Decoding the gifts of the ancestors
South Africa is carrying out an “impressive” amount of genetic research, concludes an analysis in Nature Reviews Genetics (NRG) this month, with overviews of the burgeoning sector in similar countries such as India, Mexico and Thailand.
South Africa, home to vast genetic diversity, is concentrating on profiling indigenous populations and applying genomics to benefit local health needs - HIV and tuberculosis for example - with research into genetic vulnerability to disease and genetic influences on how the body metabolises drugs.
Other African countries are also making advances in the field, with a national DNA bank in Gambia and human gene banking by drug discovery groups such as the African Institute of Biomedical Science and Technology (AIBMST) in Harare, Zimbabwe.
AIBMST director Collen Masimirembwa says African researchers overcame significant logistical hurdles to create the bank, with blood samples collected from about 100 adult volunteers from Kenya, Nigeria, South Africa, Tanzania and Zimbabwe.
But much of the research into African human genetic variation is still done by international scientists, although in collaboration with African institutions, says Raj Ramesar from the University of Cape Town.
“We are developing an open-source inventory of exactly what is being done and by whom,” says Ramesar.
The authors of the NRG case study say additional government research funding is needed in South Africa to ensure that research does not have to rely on international collaborations. The divide between basic research and commercialisation also must be bridged.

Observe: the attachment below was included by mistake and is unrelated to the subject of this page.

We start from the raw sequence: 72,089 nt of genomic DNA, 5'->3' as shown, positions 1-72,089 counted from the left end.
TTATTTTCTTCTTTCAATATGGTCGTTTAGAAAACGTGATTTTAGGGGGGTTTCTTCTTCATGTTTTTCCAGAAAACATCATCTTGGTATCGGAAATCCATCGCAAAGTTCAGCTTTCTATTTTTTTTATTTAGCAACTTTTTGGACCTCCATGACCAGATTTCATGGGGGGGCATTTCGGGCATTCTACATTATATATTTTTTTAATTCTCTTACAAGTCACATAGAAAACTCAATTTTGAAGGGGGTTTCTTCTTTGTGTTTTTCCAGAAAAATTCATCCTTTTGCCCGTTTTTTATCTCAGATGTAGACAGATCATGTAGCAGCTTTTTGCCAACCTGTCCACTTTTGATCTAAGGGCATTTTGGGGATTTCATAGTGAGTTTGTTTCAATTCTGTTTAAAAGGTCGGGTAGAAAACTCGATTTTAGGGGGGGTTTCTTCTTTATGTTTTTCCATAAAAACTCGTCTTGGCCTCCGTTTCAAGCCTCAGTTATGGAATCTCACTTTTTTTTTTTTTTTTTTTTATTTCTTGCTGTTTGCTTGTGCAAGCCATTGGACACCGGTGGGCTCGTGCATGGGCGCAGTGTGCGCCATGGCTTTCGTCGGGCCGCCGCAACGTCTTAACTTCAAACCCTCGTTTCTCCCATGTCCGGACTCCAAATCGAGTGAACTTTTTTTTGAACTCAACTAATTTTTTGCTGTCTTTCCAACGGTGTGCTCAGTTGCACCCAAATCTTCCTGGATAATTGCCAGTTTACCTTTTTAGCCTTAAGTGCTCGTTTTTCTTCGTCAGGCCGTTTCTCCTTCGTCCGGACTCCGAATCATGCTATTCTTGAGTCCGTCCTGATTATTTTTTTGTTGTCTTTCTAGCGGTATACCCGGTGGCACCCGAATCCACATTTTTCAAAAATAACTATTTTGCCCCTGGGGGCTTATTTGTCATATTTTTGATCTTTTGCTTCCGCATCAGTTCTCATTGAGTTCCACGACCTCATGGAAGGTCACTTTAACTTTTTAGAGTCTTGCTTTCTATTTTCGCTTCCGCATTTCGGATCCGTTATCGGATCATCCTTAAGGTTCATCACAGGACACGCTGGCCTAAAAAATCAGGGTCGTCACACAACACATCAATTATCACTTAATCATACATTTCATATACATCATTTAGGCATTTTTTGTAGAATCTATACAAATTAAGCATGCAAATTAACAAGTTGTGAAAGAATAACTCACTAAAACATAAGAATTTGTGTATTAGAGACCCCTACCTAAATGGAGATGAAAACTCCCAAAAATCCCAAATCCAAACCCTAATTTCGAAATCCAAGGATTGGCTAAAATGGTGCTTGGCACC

Genetics offers cash-strapped public health programmes the opportunity for greater effectiveness such as identifying drugs for specific individuals, says Abdallah Daar, a principal investigator for the study and director of ethics and policy at the McLaughlin Centre for Molecular Medicine in Toronto, Canada.
Béatrice Séguin, NRG studies team leader, says that the results of the study are being distributed across Africa as researchers engage with policymakers.
“Expansion into biotechnology has multiple spin-offs.
It would help prevent the brain drain, more physical infrastructure would be constructed and more innovative research would be done,” Séguin says.
Link to full South African paper is available via the SciDev.Net website’s Africa page
Munyaradzi Makoni was a finalist in the Western Cape Vodacom journalist awards, while Christina Scott is in the Vodacom journalism finals in the online category for a SciDev.Net investigation done with Durban reporter Sharon Davis on how South Africa’s ministry of health blocked desperately needed studies on how ARVs protect the children of HIV-positive mothers